From May through October, anyone heading into Florida’s coastal waters is encouraged to do the “stingray shuffle”. This Frankenstein’s monster-like gait stirs the underwater sediments and frightens the bottom dwelling rays into taking off. No doubt this aquatic march is a Sand Dollar’s (Echinarachnius parma) worst nightmare.
The Southern Stingray (Dasyatis americana) is the most common ray found along Florida’s coast. Its range extends from New Jersey south through the Gulf of Mexico and down the Atlantic coast to Brazil. This relatively flat-bodied, cartilaginous fish is related to sharks, whom happen to be one of their main predators. Despite their venomous bite and stinging barb, the stingray is non-aggressive, but those that don’t heed the “shuffle” warnings run the risk of stepping on one when they enter the water. Stingrays will burrow into the sand to rest and if stepped upon will involuntarily slap their four inch barbed tail up at the offender.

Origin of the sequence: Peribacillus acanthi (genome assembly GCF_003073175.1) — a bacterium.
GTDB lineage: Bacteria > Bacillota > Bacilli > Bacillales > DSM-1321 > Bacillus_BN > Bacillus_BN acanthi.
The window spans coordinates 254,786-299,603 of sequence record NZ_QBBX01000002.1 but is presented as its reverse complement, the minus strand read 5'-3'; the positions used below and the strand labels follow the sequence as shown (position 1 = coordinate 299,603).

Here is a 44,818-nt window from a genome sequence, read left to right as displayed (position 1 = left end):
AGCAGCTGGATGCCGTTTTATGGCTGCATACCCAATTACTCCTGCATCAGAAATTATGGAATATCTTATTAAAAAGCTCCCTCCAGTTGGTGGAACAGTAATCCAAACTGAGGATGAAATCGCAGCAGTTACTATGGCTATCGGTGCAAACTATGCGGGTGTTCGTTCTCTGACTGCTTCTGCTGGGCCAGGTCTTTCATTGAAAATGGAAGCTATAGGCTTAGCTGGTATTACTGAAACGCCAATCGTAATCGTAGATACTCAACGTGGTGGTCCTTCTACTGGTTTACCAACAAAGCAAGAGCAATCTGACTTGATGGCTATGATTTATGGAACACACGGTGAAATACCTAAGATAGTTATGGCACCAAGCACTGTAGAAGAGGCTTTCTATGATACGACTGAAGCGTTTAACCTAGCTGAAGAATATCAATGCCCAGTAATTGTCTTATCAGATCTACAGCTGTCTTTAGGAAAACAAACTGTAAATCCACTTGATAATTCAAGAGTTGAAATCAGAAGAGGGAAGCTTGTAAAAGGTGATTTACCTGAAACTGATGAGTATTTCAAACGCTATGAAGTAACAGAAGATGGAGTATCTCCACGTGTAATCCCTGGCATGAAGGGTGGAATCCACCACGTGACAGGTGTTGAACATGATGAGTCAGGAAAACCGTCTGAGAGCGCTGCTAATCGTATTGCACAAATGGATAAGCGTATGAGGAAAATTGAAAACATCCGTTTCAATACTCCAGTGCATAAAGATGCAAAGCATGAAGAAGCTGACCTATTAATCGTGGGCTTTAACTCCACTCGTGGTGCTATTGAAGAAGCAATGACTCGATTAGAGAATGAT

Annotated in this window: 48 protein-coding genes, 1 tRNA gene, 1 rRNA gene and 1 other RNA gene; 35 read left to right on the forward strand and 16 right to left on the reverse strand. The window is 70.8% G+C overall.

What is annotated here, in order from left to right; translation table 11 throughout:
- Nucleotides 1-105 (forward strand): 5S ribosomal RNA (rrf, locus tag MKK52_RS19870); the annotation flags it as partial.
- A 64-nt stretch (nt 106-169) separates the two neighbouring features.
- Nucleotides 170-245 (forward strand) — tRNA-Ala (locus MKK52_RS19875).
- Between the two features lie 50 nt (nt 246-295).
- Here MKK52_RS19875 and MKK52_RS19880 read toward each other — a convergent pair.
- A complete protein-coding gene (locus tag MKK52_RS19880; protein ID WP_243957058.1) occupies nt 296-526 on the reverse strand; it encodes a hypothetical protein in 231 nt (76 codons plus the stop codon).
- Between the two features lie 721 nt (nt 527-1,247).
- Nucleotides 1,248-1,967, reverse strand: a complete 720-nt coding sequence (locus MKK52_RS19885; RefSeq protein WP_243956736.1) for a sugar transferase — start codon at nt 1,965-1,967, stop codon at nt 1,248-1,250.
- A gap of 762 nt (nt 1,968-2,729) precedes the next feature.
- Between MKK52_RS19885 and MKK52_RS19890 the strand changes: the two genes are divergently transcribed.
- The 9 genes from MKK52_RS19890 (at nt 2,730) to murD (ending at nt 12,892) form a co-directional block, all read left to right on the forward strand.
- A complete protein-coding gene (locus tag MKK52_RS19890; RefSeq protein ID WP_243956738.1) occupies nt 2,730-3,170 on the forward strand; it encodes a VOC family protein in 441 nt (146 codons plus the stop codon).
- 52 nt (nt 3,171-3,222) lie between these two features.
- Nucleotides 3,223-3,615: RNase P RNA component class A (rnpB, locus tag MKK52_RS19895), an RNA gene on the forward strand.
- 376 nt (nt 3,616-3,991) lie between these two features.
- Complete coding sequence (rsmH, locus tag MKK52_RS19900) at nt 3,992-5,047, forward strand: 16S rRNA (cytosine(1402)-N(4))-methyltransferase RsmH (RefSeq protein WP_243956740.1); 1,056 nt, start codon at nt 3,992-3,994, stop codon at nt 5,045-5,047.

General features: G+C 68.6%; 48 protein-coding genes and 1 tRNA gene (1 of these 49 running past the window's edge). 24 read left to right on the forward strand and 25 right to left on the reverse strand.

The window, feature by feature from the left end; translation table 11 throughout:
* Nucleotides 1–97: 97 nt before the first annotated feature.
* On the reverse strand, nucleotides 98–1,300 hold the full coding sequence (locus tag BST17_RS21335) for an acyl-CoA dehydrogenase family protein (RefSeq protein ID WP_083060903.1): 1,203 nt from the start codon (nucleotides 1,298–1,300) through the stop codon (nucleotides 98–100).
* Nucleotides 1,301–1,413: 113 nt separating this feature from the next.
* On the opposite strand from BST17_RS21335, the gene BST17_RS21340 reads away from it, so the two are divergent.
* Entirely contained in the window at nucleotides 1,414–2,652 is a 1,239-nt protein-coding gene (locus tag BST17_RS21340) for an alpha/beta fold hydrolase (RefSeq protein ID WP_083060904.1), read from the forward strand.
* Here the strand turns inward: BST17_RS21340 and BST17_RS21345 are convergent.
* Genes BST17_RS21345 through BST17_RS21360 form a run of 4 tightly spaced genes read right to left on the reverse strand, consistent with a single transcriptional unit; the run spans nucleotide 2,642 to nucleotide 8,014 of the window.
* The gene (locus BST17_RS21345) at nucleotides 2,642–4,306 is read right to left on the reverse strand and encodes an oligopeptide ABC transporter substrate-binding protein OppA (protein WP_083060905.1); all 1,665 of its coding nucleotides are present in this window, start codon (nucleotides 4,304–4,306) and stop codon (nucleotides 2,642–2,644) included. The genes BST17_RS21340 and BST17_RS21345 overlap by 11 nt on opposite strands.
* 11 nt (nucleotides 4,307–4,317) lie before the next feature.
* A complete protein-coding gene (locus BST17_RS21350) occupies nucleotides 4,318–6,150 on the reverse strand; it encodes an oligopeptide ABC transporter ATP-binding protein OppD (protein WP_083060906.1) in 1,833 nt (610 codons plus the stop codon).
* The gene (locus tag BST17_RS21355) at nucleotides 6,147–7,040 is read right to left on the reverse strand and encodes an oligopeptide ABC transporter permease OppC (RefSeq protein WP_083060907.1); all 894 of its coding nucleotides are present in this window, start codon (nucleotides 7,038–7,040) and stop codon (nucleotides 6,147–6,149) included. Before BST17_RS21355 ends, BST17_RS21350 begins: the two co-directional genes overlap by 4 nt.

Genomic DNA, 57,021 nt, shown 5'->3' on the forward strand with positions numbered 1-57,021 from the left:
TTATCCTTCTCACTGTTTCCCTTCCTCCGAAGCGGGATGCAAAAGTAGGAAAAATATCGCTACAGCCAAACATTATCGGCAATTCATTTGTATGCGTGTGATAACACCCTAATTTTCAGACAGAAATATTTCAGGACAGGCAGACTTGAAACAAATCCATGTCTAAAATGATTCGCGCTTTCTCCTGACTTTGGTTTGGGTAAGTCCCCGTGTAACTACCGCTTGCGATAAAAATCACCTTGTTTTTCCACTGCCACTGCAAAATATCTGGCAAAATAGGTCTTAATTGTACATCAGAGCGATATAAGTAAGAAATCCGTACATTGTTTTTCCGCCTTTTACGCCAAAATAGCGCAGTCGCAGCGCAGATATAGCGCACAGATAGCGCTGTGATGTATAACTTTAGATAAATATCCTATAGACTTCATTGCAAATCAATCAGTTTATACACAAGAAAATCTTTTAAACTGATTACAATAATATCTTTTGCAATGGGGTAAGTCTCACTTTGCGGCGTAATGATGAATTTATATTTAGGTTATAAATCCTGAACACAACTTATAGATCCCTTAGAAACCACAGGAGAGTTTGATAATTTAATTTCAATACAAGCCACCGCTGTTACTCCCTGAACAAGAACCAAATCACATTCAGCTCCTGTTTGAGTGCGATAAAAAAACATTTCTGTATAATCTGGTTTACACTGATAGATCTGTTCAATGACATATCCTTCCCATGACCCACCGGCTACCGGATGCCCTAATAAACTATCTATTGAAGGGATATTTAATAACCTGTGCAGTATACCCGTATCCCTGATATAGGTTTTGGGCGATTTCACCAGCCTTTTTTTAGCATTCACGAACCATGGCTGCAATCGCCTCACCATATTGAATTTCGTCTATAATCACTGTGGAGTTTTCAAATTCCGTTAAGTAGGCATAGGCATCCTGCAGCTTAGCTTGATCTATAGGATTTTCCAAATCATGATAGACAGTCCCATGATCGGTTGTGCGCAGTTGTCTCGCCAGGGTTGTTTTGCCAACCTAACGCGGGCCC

Less than two thousand incidences occur each year in the United States and most of them are minor injuries around the feet and ankles. The knife-like barb is serrated on both edges and terminates at a venom gland at the base which is equipped with a serious nerve toxin. Rarely is the injury serious or fatal and can be treated initially by immersion in hot water which breaks down the proteins in the venom and eliminates the pain. Further treatment is suggested.
If anyone should feel threatened it’s the clams, oysters, mussels, tube worms, coquinas, sand fleas, sand dollars, shrimp and even octopus that the stingrays feed on. The bat-like fish will flap its wings to uncover critters in the sand or blow water over the sand to achieve a similar effect. It even possesses an acute sensory system that detects its prey’s electrical field but most commonly uses its sense of smell.
What is harder to detect is a foot descending from the world above the waves. If you’re heading to the beach in stingray territory, make sure you shuffle; you never know what will surprise you.